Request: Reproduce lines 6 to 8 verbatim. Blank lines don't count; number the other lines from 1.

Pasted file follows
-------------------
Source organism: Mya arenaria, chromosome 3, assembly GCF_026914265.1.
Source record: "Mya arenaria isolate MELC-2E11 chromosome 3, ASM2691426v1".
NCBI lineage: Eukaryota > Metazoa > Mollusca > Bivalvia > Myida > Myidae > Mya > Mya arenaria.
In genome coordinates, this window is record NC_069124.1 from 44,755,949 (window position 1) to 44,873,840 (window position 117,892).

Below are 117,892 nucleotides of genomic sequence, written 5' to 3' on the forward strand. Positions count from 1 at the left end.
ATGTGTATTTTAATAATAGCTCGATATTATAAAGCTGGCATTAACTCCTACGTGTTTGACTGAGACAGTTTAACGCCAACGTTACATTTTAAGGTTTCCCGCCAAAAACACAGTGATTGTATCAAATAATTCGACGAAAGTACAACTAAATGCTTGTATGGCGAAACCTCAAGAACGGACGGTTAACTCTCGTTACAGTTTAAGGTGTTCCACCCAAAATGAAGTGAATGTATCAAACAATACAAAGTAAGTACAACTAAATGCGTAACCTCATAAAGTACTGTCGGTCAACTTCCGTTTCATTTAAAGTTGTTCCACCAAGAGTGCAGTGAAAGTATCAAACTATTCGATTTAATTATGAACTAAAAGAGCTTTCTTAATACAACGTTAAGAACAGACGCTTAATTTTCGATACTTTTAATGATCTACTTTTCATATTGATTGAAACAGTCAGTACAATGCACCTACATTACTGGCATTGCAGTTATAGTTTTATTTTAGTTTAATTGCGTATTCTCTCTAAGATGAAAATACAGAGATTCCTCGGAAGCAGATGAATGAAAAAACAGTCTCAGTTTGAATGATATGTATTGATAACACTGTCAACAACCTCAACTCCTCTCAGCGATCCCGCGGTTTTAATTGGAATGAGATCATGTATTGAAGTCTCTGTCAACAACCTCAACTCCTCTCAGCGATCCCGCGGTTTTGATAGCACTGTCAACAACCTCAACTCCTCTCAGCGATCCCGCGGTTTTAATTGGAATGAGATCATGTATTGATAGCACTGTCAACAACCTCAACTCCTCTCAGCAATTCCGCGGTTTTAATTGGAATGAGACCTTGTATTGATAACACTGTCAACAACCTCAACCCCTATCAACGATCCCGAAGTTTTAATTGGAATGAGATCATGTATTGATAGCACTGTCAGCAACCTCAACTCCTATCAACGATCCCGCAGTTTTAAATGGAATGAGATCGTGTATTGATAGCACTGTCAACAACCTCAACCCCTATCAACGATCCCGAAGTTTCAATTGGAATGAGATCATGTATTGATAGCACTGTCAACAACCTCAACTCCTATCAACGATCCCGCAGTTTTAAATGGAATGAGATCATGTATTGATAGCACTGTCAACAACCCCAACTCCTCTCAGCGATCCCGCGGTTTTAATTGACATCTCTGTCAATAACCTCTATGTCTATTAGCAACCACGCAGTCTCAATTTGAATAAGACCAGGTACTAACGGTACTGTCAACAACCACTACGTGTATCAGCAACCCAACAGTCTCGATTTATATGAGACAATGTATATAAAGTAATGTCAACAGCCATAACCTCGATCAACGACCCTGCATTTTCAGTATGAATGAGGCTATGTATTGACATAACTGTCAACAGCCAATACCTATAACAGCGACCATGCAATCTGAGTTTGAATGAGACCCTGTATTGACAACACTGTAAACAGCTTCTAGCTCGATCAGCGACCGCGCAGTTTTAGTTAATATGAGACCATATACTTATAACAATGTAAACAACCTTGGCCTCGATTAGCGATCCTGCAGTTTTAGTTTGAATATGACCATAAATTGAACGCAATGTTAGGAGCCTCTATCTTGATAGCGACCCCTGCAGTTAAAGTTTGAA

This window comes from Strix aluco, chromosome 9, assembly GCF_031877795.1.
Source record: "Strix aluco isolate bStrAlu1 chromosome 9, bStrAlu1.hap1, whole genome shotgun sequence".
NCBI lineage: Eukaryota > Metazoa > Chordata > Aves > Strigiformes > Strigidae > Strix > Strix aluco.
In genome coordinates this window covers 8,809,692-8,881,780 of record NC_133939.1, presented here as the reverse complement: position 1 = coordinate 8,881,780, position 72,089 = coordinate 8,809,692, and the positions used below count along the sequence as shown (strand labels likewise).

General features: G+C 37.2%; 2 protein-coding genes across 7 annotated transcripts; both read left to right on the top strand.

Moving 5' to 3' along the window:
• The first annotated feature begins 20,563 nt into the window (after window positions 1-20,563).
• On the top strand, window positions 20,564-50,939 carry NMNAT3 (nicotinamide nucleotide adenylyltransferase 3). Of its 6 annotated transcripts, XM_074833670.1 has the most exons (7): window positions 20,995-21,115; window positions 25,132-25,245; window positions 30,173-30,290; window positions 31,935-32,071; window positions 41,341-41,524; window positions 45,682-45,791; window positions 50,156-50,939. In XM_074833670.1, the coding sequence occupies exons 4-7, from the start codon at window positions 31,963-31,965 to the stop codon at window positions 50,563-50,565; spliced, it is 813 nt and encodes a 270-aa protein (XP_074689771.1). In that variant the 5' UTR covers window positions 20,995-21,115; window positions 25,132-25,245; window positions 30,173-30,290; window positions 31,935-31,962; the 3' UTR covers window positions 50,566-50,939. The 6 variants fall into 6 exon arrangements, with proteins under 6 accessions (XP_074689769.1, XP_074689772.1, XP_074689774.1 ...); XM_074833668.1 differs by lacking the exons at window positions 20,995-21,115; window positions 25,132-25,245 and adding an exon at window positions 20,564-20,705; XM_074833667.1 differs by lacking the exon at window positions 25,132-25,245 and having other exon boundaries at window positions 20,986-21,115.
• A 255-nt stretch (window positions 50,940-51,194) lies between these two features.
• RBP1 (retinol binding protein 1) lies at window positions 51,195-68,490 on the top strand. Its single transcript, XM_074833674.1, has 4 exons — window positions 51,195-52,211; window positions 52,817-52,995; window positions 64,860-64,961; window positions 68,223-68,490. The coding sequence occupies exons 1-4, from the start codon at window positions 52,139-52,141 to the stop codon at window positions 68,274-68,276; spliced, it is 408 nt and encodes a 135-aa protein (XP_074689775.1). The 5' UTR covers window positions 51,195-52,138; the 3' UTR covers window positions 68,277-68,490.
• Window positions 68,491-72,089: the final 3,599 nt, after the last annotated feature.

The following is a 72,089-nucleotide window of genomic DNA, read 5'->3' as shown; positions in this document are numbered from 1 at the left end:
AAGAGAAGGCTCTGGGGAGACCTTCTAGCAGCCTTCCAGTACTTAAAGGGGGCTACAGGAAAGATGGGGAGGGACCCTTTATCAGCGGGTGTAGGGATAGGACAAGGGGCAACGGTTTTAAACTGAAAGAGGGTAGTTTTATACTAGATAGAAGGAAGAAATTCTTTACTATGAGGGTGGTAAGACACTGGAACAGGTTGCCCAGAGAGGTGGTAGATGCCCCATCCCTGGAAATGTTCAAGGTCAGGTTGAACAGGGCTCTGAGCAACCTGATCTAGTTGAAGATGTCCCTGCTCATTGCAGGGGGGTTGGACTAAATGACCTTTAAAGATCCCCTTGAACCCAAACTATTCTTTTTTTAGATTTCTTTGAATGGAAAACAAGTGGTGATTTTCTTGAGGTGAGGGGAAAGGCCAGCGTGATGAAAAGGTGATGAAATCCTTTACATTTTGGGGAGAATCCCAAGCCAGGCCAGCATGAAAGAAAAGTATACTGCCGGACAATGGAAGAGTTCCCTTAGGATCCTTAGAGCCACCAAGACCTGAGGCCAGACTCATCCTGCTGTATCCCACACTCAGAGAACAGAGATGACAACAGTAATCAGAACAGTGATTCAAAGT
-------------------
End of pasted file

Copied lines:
ATGTGTATTTTAATAATAGCTCGATATTATAAAGCTGGCATTAACTCCTACGTGTTTGACTGAGACAGTTTAACGCCAACGTTACATTTTAAGGTTTCCCGCCAAAAACACAGTGATTGTATCAAATAATTCGACGAAAGTACAACTAAATGCTTGTATGGCGAAACCTCAAGAACGGACGGTTAACTCTCGTTACAGTTTAAGGTGTTCCACCCAAAATGAAGTGAATGTATCAAACAATACAAAGTAAGTACAACTAAATGCGTAACCTCATAAAGTACTGTCGGTCAACTTCCGTTTCATTTAAAGTTGTTCCACCAAGAGTGCAGTGAAAGTATCAAACTATTCGATTTAATTATGAACTAAAAGAGCTTTCTTAATACAACGTTAAGAACAGACGCTTAATTTTCGATACTTTTAATGATCTACTTTTCATATTGATTGAAACAGTCAGTACAATGCACCTACATTACTGGCATTGCAGTTATAGTTTTATTTTAGTTTAATTGCGTATTCTCTCTAAGATGAAAATACAGAGATTCCTCGGAAGCAGATGAATGAAAAAACAGTCTCAGTTTGAATGATATGTATTGATAACACTGTCAACAACCTCAACTCCTCTCAGCGATCCCGCGGTTTTAATTGGAATGAGATCATGTATTGAAGTCTCTGTCAACAACCTCAACTCCTCTCAGCGATCCCGCGGTTTTGATAGCACTGTCAACAACCTCAACTCCTCTCAGCGATCCCGCGGTTTTAATTGGAATGAGATCATGTATTGATAGCACTGTCAACAACCTCAACTCCTCTCAGCAATTCCGCGGTTTTAATTGGAATGAGACCTTGTATTGATAACACTGTCAACAACCTCAACCCCTATCAACGATCCCGAAGTTTTAATTGGAATGAGATCATGTATTGATAGCACTGTCAGCAACCTCAACTCCTATCAACGATCCCGCAGTTTTAAATGGAATGAGATCGTGTATTGATAGCACTGTCAACAACCTCAACCCCTATCAACGATCCCGAAGTTTCAATTGGAATGAGATCATGTATTGATAGCACTGTCAACAACCTCAACTCCTATCAACGATCCCGCAGTTTTAAATGGAATGAGATCATGTATTGATAGCACTGTCAACAACCCCAACTCCTCTCAGCGATCCCGCGGTTTTAATTGACATCTCTGTCAATAACCTCTATGTCTATTAGCAACCACGCAGTCTCAATTTGAATAAGACCAGGTACTAACGGTACTGTCAACAACCACTACGTGTATCAGCAACCCAACAGTCTCGATTTATATGAGACAATGTATATAAAGTAATGTCAACAGCCATAACCTCGATCAACGACCCTGCATTTTCAGTATGAATGAGGCTATGTATTGACATAACTGTCAACAGCCAATACCTATAACAGCGACCATGCAATCTGAGTTTGAATGAGACCCTGTATTGACAACACTGTAAACAGCTTCTAGCTCGATCAGCGACCGCGCAGTTTTAGTTAATATGAGACCATATACTTATAACAATGTAAACAACCTTGGCCTCGATTAGCGATCCTGCAGTTTTAGTTTGAATATGACCATAAATTGAACGCAATGTTAGGAGCCTCTATCTTGATAGCGACCCCTGCAGTTAAAGTTTGAA

This window comes from Strix aluco, chromosome 9, assembly GCF_031877795.1.
Source record: "Strix aluco isolate bStrAlu1 chromosome 9, bStrAlu1.hap1, whole genome shotgun sequence".